"Aw, come on, Jillian," Kyle pleaded, "You must have done it at least once. I mean, four years of college, two hundred miles away from home, straight A's."
"I'm sorry," I said, giggling, amused by my younger brother's persistence. "Let me think; in four years, Shari and I painted each other's toenails, gave each other a shoulder to cry on, and broke a good quarter of the dorm rules. But sex? Nope, never happened. But why so curious?"
"Lately I've been having these strange dreams," he said, disappointment in his voice. "I was hoping someone who'd experienced it could explain what they mean."
"You're seventeen," I said, laughing. "You're supposed to have those kinds of dreams!"
"Not that kind!" he said, grimmacing. "It's a lot more confusing than that."
"Look," I said, gazing outside, "I have a dozen large boxes that need moved in back. "I'm willing to listen, but need things moved before Mom and Dad get home."
He nodded and headed towards the minivan. "In these dreams," he said, lifting a crate, "I'm female and in love with another woman. Sounds like fun and games so far, right? But I'm depressed, almost suicidal." He stopped for just long enough to emphasize, "No I am not anywhere near that in reality. Just these weird-ass dreams."
As we carried the first two boxes inside, he explained how the dreams usually took place in the rear suite I was moving into. My parents had always rented out those rooms but decided to give them to me as a graduation gift.
"Janet Thorton," I said, the name just making its way past my lips.
"Who?" Kyle asked, setting down his box in what would be my living room.
"This had to be twelve years ago," I said, surprised that I remembered the name. She lived in this suite. I remember she had a female visitor on a couple occasions. One night, they argued, the woman stormed out, and Janet moved away a week later."
"She was gay?"
"I can't say for sure," I replied, heading back toward the driveway. "But probably about forty-five, unmarried, no kids. I remember a crate of her things being put up in the attic after she moved. It's probably still up there."
"Can we check?" Kyle asked, eagerly.
"Sure," I replied, nodding my head. "After all the crates are in."
Kyle's dreams may have interrupted his sleep, but they also created an unusually speedy worker. For every two boxes I carried in, he had three.
After stopping for a glass of ice water, we were in the upstairs hallway, bringing down the attic ladder.
My father is a pack-rat and my mother a compulsive organizer. Between them, they created a very complete and well-laid out testament to their twenty-two years of marriage. The large, brass-framed wedding pictures showed my mom was well along with me by the time she said "I do."
There were years of Christmas toys, including a succession of every video game console ever released. Most were damaged in some way proving that Kyle was not a good loser.
Then I came to my dolls. I remembered one day tying up all the boy-dolls with my jump rope so the girl-dolls could have some privacy. Stupid Kyle, putting weird thoughts in my head, I thought.
"We talked about it," I confessed, "but it never happened."
"I see," Kyle said, smirking.
Gauging my mom's organizing techniques, I figured out where Janet's crate would be located. "Here it is," I said, pointing to the large wooden box, covered with a large bath-towel.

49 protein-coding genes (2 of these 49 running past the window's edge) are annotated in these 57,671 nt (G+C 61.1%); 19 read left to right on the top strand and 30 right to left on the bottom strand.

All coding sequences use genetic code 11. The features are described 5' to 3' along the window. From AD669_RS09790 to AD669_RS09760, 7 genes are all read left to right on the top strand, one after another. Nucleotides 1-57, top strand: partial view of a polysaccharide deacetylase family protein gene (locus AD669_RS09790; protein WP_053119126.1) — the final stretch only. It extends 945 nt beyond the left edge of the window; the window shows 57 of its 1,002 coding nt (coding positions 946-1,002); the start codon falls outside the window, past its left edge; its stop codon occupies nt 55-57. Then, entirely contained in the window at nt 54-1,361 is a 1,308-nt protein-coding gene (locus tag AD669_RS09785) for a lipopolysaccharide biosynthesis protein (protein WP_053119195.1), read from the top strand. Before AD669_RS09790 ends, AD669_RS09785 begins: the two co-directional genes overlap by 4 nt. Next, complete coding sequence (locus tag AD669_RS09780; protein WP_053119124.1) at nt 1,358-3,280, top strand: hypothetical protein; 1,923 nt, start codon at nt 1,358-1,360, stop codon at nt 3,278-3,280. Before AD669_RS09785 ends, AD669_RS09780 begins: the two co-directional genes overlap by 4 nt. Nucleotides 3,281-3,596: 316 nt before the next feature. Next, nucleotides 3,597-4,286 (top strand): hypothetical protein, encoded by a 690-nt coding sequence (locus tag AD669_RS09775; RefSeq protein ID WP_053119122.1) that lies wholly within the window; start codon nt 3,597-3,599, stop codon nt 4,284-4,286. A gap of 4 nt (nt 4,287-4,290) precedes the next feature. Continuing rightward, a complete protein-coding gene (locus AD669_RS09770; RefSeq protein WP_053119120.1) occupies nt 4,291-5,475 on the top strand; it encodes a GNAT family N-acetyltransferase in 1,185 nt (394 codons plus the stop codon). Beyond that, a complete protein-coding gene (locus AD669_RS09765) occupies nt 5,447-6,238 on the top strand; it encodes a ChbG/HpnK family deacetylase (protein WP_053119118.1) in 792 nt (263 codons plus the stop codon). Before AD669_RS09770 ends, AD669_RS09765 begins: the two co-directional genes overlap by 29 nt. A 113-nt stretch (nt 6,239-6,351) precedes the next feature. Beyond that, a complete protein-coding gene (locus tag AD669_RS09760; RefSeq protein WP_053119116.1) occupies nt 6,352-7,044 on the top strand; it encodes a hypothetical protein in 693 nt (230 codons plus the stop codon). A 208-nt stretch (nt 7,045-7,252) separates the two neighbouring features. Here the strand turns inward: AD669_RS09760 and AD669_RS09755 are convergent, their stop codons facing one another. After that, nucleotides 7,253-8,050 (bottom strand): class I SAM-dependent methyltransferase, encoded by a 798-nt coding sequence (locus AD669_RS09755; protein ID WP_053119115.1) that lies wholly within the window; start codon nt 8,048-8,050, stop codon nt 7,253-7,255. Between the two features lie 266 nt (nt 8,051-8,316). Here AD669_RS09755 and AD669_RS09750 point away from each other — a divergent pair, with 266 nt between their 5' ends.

"Is this legal?" Kyle asked, nervously pinching the dusty towel.
"If she wanted this stuff," I replied, "she would have contacted us by now."
"Okay," he said, still not convinced, but pulling the towel off the crate.
On top was a large, unframed picture showing two women. I recognized the thin women with short brown hair as Janet. I couldn't be completely sure, but guessed the busty redhead was the woman she had argued with the last time she was here.
"I remember them," Kyle said, half mumbling.
"From the dream?"
"No," he said, staring at the picture. "Yes, but both, the dream and real life."
"Her name is Marci Perkins," I said, looking at the address of a never-mailed letter. Kyle opened the envelope, took out the letter, and started reading. A disturbed look came across his face.
He handed me the letter.
My dearest Marcelina,
You beg me to return to you, pretending our being together could somehow fix the many deficiencies that doom our relationship.
In truth there was never any hope for us. Your eye is too easily dazzled for me to trust. My soul is too battered to ever be the eager lover you so desire.
Could you be content in a sexless relationship? I am content, and doubt whether I even want intimacy in my life.
But you did not have to hurt me; to suggest I bare my soul to some man simply because he has an advanced degree. You are being insensitive and selfish.
You say I am unhappy. So what? You delude yourself into thinking you are happy. What do you have to be happy about? A job mixing poisons for the stupid to slowly kill themselves? Degrading yourself by wearing the tight, revealing clothing your boss and customers enjoy seeing you wearing?
No, my love, I cannot be a part of the lie in which you live.
"Sad," I said, handing the letter back to Kyle.
He quietly placed it back in the envelope. "I remember climbing out my bedroom window," he said, pulling the towel back over the crate. "I liked hiding out on the roof over the suite. I guess I heard them arguing. Then painting those rooms last week must have triggered the dreams."
I laughed, remembering something I'd heard in college. "One of my professor once called dreams 'a trip into the mind's attic'."
Kyle broke out laughing, perhaps thinking about those other dreams of his, visiting his own personal attic.